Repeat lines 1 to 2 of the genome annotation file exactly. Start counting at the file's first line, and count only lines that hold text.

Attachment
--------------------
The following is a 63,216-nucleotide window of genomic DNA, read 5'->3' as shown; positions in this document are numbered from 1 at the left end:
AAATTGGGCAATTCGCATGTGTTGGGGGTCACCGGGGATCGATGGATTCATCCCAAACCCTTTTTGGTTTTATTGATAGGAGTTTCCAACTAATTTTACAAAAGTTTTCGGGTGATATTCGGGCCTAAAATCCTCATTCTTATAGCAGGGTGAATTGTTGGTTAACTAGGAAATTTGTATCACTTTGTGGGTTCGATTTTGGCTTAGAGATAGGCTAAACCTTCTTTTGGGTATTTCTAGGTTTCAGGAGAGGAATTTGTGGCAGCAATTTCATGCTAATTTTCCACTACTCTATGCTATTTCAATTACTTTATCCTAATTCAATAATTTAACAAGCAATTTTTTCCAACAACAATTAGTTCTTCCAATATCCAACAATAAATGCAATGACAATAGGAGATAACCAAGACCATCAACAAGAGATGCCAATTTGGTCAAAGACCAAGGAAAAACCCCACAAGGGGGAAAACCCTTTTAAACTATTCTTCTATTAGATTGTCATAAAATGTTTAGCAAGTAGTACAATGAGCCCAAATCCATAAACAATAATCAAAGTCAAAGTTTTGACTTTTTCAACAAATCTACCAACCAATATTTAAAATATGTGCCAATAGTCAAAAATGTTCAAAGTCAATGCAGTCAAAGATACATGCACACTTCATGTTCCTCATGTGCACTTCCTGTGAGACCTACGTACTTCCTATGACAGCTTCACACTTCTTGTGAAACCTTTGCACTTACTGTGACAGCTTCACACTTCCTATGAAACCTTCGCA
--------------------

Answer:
The following is a 63,216-nucleotide window of genomic DNA, read 5'->3' as shown; positions in this document are numbered from 1 at the left end:
AAATTGGGCAATTCGCATGTGTTGGGGGTCACCGGGGATCGATGGATTCATCCCAAACCCTTTTTGGTTTTATTGATAGGAGTTTCCAACTAATTTTACAAAAGTTTTCGGGTGATATTCGGGCCTAAAATCCTCATTCTTATAGCAGGGTGAATTGTTGGTTAACTAGGAAATTTGTATCACTTTGTGGGTTCGATTTTGGCTTAGAGATAGGCTAAACCTTCTTTTGGGTATTTCTAGGTTTCAGGAGAGGAATTTGTGGCAGCAATTTCATGCTAATTTTCCACTACTCTATGCTATTTCAATTACTTTATCCTAATTCAATAATTTAACAAGCAATTTTTTCCAACAACAATTAGTTCTTCCAATATCCAACAATAAATGCAATGACAATAGGAGATAACCAAGACCATCAACAAGAGATGCCAATTTGGTCAAAGACCAAGGAAAAACCCCACAAGGGGGAAAACCCTTTTAAACTATTCTTCTATTAGATTGTCATAAAATGTTTAGCAAGTAGTACAATGAGCCCAAATCCATAAACAATAATCAAAGTCAAAGTTTTGACTTTTTCAACAAATCTACCAACCAATATTTAAAATATGTGCCAATAGTCAAAAATGTTCAAAGTCAATGCAGTCAAAGATACATGCACACTTCATGTTCCTCATGTGCACTTCCTGTGAGACCTACGTACTTCCTATGACAGCTTCACACTTCTTGTGAAACCTTTGCACTTACTGTGACAGCTTCACACTTCCTATGAAACCTTCGCA